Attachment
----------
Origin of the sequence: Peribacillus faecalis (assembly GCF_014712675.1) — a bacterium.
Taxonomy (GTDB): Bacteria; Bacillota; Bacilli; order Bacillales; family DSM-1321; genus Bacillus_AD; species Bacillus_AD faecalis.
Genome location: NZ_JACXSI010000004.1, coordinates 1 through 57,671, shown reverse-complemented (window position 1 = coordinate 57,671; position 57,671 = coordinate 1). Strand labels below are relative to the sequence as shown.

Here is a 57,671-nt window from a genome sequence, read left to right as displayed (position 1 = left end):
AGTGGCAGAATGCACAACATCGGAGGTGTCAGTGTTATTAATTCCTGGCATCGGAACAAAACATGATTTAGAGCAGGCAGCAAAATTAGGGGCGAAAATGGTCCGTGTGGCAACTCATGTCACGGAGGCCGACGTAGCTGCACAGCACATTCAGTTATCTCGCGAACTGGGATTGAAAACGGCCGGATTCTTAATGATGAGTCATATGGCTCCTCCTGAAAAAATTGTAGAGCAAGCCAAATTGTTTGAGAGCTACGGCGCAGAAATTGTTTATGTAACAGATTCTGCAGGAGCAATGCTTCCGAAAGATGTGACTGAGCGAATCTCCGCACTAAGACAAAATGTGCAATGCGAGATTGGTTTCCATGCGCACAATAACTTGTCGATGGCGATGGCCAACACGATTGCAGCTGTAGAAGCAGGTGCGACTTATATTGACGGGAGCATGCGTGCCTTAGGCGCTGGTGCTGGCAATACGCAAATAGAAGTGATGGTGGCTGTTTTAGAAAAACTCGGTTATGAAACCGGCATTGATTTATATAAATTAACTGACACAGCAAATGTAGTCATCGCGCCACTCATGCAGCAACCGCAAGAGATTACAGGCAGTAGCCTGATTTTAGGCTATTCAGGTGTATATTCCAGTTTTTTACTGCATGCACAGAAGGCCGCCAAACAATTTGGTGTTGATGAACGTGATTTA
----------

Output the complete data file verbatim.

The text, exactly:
Origin of the sequence: Peribacillus faecalis (assembly GCF_014712675.1) — a bacterium.
Taxonomy (GTDB): Bacteria; Bacillota; Bacilli; order Bacillales; family DSM-1321; genus Bacillus_AD; species Bacillus_AD faecalis.
Genome location: NZ_JACXSI010000004.1, coordinates 1 through 57,671, shown reverse-complemented (window position 1 = coordinate 57,671; position 57,671 = coordinate 1). Strand labels below are relative to the sequence as shown.

Here is a 57,671-nt window from a genome sequence, read left to right as displayed (position 1 = left end):
AGTGGCAGAATGCACAACATCGGAGGTGTCAGTGTTATTAATTCCTGGCATCGGAACAAAACATGATTTAGAGCAGGCAGCAAAATTAGGGGCGAAAATGGTCCGTGTGGCAACTCATGTCACGGAGGCCGACGTAGCTGCACAGCACATTCAGTTATCTCGCGAACTGGGATTGAAAACGGCCGGATTCTTAATGATGAGTCATATGGCTCCTCCTGAAAAAATTGTAGAGCAAGCCAAATTGTTTGAGAGCTACGGCGCAGAAATTGTTTATGTAACAGATTCTGCAGGAGCAATGCTTCCGAAAGATGTGACTGAGCGAATCTCCGCACTAAGACAAAATGTGCAATGCGAGATTGGTTTCCATGCGCACAATAACTTGTCGATGGCGATGGCCAACACGATTGCAGCTGTAGAAGCAGGTGCGACTTATATTGACGGGAGCATGCGTGCCTTAGGCGCTGGTGCTGGCAATACGCAAATAGAAGTGATGGTGGCTGTTTTAGAAAAACTCGGTTATGAAACCGGCATTGATTTATATAAATTAACTGACACAGCAAATGTAGTCATCGCGCCACTCATGCAGCAACCGCAAGAGATTACAGGCAGTAGCCTGATTTTAGGCTATTCAGGTGTATATTCCAGTTTTTTACTGCATGCACAGAAGGCCGCCAAACAATTTGGTGTTGATGAACGTGATTTA